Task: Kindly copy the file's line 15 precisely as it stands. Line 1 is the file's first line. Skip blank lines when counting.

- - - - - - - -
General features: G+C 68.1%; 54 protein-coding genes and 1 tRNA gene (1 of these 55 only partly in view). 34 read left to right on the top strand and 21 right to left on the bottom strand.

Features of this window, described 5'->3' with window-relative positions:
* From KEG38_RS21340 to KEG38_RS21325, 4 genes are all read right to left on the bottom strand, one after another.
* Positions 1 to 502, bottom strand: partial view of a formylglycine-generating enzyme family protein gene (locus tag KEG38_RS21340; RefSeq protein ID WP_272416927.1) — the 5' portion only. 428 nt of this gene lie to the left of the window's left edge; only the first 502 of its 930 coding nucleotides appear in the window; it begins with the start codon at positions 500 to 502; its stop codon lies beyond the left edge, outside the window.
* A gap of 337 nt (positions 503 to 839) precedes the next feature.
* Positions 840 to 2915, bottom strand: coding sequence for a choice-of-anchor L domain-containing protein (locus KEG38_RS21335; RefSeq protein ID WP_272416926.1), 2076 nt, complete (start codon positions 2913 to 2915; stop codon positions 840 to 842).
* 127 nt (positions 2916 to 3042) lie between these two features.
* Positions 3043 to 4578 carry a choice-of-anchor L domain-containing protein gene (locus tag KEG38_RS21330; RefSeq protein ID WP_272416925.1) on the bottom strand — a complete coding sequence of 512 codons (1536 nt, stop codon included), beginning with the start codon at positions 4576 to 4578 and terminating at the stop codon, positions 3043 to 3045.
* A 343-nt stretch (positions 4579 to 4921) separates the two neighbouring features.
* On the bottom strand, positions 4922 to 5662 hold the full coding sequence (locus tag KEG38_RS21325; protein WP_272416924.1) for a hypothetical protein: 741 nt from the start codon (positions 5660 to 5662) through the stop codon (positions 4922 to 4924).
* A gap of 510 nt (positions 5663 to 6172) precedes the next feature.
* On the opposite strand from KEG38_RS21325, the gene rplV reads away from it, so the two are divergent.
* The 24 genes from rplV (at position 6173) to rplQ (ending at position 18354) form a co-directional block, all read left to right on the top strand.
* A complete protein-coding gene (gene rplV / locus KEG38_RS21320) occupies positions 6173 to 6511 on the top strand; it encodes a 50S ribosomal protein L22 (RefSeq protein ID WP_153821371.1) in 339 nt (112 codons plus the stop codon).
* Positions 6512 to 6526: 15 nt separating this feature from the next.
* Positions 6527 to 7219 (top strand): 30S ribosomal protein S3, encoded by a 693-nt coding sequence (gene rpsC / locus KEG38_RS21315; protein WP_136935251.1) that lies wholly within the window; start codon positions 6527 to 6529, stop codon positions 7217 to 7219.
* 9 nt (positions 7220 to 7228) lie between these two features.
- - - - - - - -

* Positions 6512 to 6526: 15 nt separating this feature from the next.